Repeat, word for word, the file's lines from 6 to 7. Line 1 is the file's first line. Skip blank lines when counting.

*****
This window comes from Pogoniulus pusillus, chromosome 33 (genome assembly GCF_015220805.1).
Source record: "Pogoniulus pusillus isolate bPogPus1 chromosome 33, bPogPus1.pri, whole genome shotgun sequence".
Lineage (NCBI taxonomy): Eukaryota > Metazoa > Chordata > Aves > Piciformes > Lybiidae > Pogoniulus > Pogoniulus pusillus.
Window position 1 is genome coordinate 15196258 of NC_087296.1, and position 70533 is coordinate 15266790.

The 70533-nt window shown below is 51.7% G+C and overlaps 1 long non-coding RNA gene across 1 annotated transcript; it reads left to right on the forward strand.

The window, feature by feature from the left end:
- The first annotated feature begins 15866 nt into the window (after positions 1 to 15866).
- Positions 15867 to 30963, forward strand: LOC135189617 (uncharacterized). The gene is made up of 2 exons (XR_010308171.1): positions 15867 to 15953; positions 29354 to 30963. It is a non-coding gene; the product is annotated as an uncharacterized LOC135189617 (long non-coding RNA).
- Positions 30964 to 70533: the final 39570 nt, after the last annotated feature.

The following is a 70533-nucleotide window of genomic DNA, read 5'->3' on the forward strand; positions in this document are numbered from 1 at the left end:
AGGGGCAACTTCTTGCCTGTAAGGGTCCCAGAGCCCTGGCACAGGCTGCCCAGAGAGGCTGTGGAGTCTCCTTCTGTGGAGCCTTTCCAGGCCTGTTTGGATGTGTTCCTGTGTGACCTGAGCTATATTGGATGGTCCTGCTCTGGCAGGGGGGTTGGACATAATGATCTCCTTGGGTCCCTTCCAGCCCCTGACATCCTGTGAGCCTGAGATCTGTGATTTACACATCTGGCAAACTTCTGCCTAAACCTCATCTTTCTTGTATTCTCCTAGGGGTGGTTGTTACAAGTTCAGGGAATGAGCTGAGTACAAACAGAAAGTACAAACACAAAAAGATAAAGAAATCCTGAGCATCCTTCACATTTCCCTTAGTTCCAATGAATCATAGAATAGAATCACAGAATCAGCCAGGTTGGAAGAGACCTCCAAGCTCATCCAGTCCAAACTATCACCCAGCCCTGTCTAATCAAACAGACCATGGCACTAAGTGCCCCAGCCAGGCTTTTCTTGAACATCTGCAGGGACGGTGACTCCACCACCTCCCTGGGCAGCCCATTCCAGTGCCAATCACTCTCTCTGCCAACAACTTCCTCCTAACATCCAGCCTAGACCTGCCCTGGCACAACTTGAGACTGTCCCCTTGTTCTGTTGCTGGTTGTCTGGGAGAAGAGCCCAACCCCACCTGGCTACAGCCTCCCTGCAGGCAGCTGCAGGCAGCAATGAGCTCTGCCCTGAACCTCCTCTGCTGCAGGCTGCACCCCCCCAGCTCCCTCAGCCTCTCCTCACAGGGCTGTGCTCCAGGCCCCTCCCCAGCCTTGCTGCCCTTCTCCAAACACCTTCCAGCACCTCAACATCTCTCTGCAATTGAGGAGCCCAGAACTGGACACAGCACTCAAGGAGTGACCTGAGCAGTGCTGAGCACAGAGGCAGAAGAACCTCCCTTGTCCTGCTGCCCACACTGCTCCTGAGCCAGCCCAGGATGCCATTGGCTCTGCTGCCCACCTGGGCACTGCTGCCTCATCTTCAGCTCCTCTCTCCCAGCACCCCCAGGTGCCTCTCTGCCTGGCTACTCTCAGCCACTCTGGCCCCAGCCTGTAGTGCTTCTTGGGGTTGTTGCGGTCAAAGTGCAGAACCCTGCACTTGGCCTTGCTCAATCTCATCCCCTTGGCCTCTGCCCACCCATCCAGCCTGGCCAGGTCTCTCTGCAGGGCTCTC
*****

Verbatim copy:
The window, feature by feature from the left end:
- The first annotated feature begins 15866 nt into the window (after positions 1 to 15866).